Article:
And penguins! We got to see the Galapagos Penguin! We were so happy as they told us that we may not see them.. and we came upon this little group right at the end of our excursion. They are so cute and small.. no more then 20″ in height.
The terrain was almost always volcanic as if you were on a moon. It makes you wonder how anything survives here.
At one location, we stood and watched in awe as the blue footed boobies dove for fish. Over and over. I think we watched for about 20 minutes. They are super fast and dive in with such speed and precision you would think they were a missile!
Welcome to Iguana city. What a wild, surreal place. Lava rock that looked and resembled like hardened intestines or brain.. black on black. And marine iguana’s in every nook and cranny.. 100’s and 100’s everywhere. You had to really watch where you stepped as they were so camouflaged it was sometimes impossible to see them.
The magnificent frigatebirds loved to fly alongside the boat. They have extraordinarily large wings and can fly for extended periods of time. It appeared as if they weren’t moving, they would just glide along taking advantage of the winds. The massive wingspan enables them to soar effortlessly. Charles Darwin dubbed this species “the condor of the ocean”.
The males have a bare patch of skin on the lower neck, known as the gular sac. This sac can be inflated into a bright red balloon-like organ, which is used to attract females during courtship. Outside the breeding season, the patch fades to orange and becomes barely visible. They nest in bushes or trees and again we were able to walk right up to them without them being fearful of us.
Giovanni or “mosquito” as the crew nicknamed him, here at the wheel. He is nicknamed that as he is constantly “buzzing” around ship, doing various things. He is also second in command to the captain. One day, the captain let me pilot the boat but no one knew. I had no clue what I was doing and went 30 degrees of course heading straight to land. It was rather funny and I dont think anyone noticed the zigzagging of the boat across the water!
One day we saw dolphins, 50 or 60 dolphins. And about 10 whales. The captain sped up and went after them when he spotted them in the distance and we got the best show on earth. Go figure, it was the only rainy day but that didn’t stop us from making sure we got photos!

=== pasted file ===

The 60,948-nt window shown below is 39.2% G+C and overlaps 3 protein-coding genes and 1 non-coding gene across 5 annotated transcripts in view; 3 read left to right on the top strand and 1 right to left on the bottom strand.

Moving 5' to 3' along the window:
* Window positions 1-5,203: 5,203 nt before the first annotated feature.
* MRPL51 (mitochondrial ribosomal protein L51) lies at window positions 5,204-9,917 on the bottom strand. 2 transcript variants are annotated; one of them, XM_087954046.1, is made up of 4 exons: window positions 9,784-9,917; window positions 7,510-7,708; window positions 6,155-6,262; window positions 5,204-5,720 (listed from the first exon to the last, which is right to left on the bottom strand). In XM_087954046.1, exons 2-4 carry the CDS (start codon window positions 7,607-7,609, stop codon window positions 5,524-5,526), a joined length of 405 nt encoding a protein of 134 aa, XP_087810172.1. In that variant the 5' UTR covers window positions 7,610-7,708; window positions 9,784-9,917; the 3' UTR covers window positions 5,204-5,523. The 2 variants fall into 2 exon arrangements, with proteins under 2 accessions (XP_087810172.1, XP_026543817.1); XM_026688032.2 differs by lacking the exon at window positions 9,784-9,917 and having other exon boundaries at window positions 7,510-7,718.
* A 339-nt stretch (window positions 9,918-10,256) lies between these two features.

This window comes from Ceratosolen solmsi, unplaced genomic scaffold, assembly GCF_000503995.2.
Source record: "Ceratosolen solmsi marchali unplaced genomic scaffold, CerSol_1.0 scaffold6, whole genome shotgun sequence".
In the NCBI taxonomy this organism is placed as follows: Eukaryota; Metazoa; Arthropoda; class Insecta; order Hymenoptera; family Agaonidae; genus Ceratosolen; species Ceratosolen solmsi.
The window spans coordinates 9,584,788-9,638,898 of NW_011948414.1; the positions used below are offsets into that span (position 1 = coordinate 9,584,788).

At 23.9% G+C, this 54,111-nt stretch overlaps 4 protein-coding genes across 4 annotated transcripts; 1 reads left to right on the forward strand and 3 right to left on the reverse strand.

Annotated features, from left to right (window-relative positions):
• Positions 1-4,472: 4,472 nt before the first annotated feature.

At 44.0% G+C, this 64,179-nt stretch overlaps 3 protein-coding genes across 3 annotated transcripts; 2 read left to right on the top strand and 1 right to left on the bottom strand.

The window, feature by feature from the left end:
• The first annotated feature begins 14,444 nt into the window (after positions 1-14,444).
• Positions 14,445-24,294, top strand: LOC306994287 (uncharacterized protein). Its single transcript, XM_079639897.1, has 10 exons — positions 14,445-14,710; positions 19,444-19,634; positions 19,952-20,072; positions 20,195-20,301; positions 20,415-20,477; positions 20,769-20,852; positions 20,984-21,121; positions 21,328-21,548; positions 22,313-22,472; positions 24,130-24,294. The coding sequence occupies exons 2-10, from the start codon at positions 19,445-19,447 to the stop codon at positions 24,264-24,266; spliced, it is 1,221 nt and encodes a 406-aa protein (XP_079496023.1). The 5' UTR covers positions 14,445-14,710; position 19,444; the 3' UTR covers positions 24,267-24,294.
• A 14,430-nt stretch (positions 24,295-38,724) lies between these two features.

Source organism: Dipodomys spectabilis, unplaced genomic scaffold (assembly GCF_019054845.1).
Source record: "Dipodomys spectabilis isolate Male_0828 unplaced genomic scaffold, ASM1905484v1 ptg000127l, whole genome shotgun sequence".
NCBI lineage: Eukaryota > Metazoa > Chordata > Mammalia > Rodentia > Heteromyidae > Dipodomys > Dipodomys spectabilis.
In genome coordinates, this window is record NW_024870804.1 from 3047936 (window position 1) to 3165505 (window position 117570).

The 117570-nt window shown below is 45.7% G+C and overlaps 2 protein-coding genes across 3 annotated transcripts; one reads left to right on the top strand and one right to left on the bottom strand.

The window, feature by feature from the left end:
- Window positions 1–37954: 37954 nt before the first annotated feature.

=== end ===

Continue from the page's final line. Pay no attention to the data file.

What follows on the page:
The captain was great as he went well beyond where we were supposed to stop and anchor. He caught up to them until they were all around and below us, chasing and swimming with the boat. Shame that the sun wasn’t out as you’d be able to see just how many were all around us. It was totally amazing and one of the highlights of our trip.
This was a switch up day. 10 of our travel companions were leaving and 12 new ones were arriving. The only ones with us the entire 7 days were Jane and David. The 4 of us were not too impressed with the switchover, not because of the people, but because we basically lost a day. This was never indicated on the itinerary and was the one thing we were trying to avoid. It was mostly a lost day waiting around for drop-offs and pickups and having to participate in orientation and safety briefing all over again. It was the only time we stopped on an island with a town and civilization. So we took the opportunity to chill out and have some cold drinks while we waited. You have to be careful even in town.. wildlife was everywhere! Large sea lions who didn’t like anyone taking up their space LOL
In the afternoon, we chose not to do a bus ride to see tortoises (since we had already done that), so the 4 of us stayed behind on boat. The captain made an exception and allowed the dingy to take us to a beach where we swam with the locals and played in the surf. That turned out to be a fun afternoon and we were very glad we stayed behind.
The Galapagos Flycatcher bird. The cutest things ever! They are so tame that they would sit on your head or even better: in your lens! They were constantly fluttering around us and they especially loved John’s long lens!
It was strange to see trees and greenery. This was Isla Santiago, one of the green islands that we got to visit.
I loved how close you could get to all the animals for photographing them.
There was a National Geographic boat that we saw in several of the same locations. My absolute dream to be on it and do the photography with them!
One of the sandy beaches which was literally filled with thousands of crabs and they would all scurry away in a group as you walked closer.
Sometimes the animals were really camouflaged and you had to really look to see them.
We even got to see two Galapagos snakes.
And giant tortoises, some being up to 400 years old.
Live the dream. We did.
Wish it was for longer though. 7 days was just not enough on this little spot of heaven. And as the sun was rising on another new day in paradise and one final glimpse, it was really hard having to leave it all behind. AND OFF WE WENT TO MEET UP WITH PHIL & KERRI IN SALINAS FOR A WEEK.